With a desire to achieve more and make her parents proud, Ji was ready to take a risk. “I realized that I actually thrive in fast-paced environments. I didn’t need a clock in, clock out position. I just needed to believe in myself and care about what I was doing. After hearing from my friends who are nurses about how fulfilling the career is, I decided to become a nurse.”
Stenberg’s 74-week Practical Nursing program is intense, condensed, and requires dedication. Ji was nervous. “I had been out of school for over three years so going into it, I knew it was going to be a steep hill. My classmates were brilliant and I didn’t want to be the student who fell behind anymore. They pushed me to develop my work ethic.”
For the first time in her life, Ji was giving it her all. As her hard work was reflected in her grades, Ji’s drive to succeed grew. “I was learning about the incredible human body, communication skills, life skills, all different kinds of cultures, the health care system, and most surprisingly, about myself and what I could accomplish once I set my mind to it.”
With this newfound determination, Ji was thriving. Her class worked as a team and never let anyone fall behind. “I was so blessed to be in that classroom. Our cohort was incredible and I was blown out of the water by my instructors.”
The definition of a hard worker
The feeling was mutual. Ji’s classmate, Diana Larios, praises Ji. “She is the definition of a hard worker. She pushed me to work harder without even realizing it. In our study group, she made sure everybody understood each topic before moving on. She shares success rather than keeping it to herself. Her enthusiasm and kindness make Ji an amazing nurse.” Another classmate, Kata Kadar, adds,
“Ji is somebody you can count on no matter what. She is the type of nurse I would feel lucky to have to take care of my loved ones.”
Nursing Instructor, Rose Tiu, LPN, was incredibly impressed by Ji. “Ji has been great from the get-go. She’s eager to learn, confident when she needs to be, and humble at the same time. She’s organized, learns fast, and asks questions to further her learning. I’ve encouraged her to become a Registered Nurse because I think she’ll do great in anything she decides to pursue.”
Finding faith, finding love
Passion and drive were not the only things that Ji discovered during the Practical Nursing program. Through the encouragement of a classmate, Ji connected with her faith. “One of my classmates opened my eyes to the world of faith. I was actually baptized last week.”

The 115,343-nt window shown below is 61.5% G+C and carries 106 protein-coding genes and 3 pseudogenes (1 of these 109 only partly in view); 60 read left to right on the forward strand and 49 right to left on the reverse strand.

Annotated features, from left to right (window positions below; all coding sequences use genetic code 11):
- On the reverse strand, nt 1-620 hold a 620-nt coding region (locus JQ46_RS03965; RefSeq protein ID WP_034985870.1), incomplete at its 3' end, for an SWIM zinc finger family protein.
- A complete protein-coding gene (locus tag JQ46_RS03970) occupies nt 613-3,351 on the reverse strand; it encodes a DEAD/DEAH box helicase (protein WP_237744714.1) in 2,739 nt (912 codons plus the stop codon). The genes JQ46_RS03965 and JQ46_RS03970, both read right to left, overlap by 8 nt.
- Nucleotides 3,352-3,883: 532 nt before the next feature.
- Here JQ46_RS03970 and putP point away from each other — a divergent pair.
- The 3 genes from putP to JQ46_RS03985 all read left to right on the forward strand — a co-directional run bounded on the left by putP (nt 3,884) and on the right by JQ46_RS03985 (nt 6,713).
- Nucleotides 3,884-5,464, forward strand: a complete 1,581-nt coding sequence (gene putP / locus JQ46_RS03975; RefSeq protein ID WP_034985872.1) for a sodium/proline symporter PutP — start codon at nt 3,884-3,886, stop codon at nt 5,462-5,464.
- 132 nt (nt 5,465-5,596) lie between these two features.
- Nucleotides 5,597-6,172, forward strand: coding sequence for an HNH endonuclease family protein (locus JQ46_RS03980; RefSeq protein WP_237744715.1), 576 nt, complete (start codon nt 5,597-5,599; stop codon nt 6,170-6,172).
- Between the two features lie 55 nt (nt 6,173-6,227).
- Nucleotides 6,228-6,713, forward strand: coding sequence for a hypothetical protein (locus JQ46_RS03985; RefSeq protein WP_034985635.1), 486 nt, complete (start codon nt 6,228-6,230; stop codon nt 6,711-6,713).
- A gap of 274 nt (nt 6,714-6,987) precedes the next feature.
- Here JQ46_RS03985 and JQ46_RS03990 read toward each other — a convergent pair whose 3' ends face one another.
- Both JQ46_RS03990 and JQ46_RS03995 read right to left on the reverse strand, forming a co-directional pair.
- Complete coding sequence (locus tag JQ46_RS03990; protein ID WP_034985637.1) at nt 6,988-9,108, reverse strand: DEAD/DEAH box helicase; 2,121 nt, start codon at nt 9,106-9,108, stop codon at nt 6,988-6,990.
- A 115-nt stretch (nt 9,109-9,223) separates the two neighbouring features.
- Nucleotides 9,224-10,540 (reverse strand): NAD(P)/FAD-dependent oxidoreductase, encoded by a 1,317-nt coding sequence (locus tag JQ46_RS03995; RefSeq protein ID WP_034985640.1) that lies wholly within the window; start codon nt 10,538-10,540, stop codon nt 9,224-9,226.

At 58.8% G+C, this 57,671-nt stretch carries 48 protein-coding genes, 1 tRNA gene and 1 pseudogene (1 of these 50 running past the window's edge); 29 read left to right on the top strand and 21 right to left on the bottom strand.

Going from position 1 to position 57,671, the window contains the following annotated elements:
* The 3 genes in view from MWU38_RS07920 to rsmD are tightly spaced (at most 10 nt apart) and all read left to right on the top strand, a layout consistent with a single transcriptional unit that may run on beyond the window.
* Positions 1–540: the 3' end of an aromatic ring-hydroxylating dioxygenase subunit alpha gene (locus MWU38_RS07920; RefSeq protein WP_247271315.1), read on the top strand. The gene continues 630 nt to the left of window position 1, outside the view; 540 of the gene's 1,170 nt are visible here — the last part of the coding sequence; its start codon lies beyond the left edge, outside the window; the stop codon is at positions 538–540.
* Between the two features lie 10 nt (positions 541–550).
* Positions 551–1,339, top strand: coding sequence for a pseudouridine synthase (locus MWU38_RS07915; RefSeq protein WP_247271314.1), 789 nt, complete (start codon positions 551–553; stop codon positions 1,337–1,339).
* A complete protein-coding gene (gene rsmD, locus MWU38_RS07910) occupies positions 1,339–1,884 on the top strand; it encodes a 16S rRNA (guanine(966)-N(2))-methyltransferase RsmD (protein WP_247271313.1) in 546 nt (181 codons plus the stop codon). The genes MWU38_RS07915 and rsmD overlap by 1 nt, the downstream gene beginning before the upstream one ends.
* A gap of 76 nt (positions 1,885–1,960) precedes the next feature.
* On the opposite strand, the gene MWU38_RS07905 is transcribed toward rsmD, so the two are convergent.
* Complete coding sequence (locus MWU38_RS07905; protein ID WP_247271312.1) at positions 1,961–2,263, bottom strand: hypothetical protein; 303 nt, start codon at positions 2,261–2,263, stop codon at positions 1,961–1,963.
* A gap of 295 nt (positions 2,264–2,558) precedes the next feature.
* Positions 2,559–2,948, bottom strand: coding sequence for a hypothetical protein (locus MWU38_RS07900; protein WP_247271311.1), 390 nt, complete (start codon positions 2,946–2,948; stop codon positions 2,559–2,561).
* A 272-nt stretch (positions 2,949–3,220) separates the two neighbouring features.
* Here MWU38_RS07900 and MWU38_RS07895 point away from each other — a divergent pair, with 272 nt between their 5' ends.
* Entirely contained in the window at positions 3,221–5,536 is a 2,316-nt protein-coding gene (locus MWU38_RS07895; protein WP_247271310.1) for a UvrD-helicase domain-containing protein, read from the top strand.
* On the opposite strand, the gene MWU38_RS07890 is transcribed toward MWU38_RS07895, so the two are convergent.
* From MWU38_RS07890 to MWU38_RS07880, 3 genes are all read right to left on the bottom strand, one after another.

Considering her future and the possibilities nursing has created for her, Ji continues, “Exploring my faith reminded me of why I chose nursing. I’m looking forward to volunteering my time through missions for health-related issues. I’d love to get more involved and offer support in third world countries.”
It’s been an exciting year of firsts for Ji. She found her purpose. She found her faith. She got engaged to the love of her life. “Even with COVID, it’s probably been my best year yet.”
Looking back on who she was before entering the Practical Nursing program, Ji gets lost in thought, “The person who started the program was shy, not very driven, and would go with the flow. I have now learned to be confident in my voice and my experiences. I was a leader throughout the program, which was kind of a shock to me. Now that the program is over, I’m more driven. I’m more assertive. I’m more vocal and confident.”
The contrast between Ji today and her younger self is stark. Once afraid to even give herself a chance at success, Ji has grown a great deal since beginning the Practical Nursing program.
“As cheesy as it sounds, I learned I can do anything if I put my mind to it. I proved not only to myself, but also my parents, that I am much more capable than I could have ever imagined. I have started to apply that attitude to all aspects of my life.”
With plans to become a Registered Nurse or maybe even get her Master’s in Nursing and become an educator, Ji sees a bright future ahead of her. The young woman who just wanted to get by in life is gone. Today, Ji stands before us as a passionate Practical Nurse who loves her career, and will stop at nothing to do her very best – for her patients, for her family, and for herself.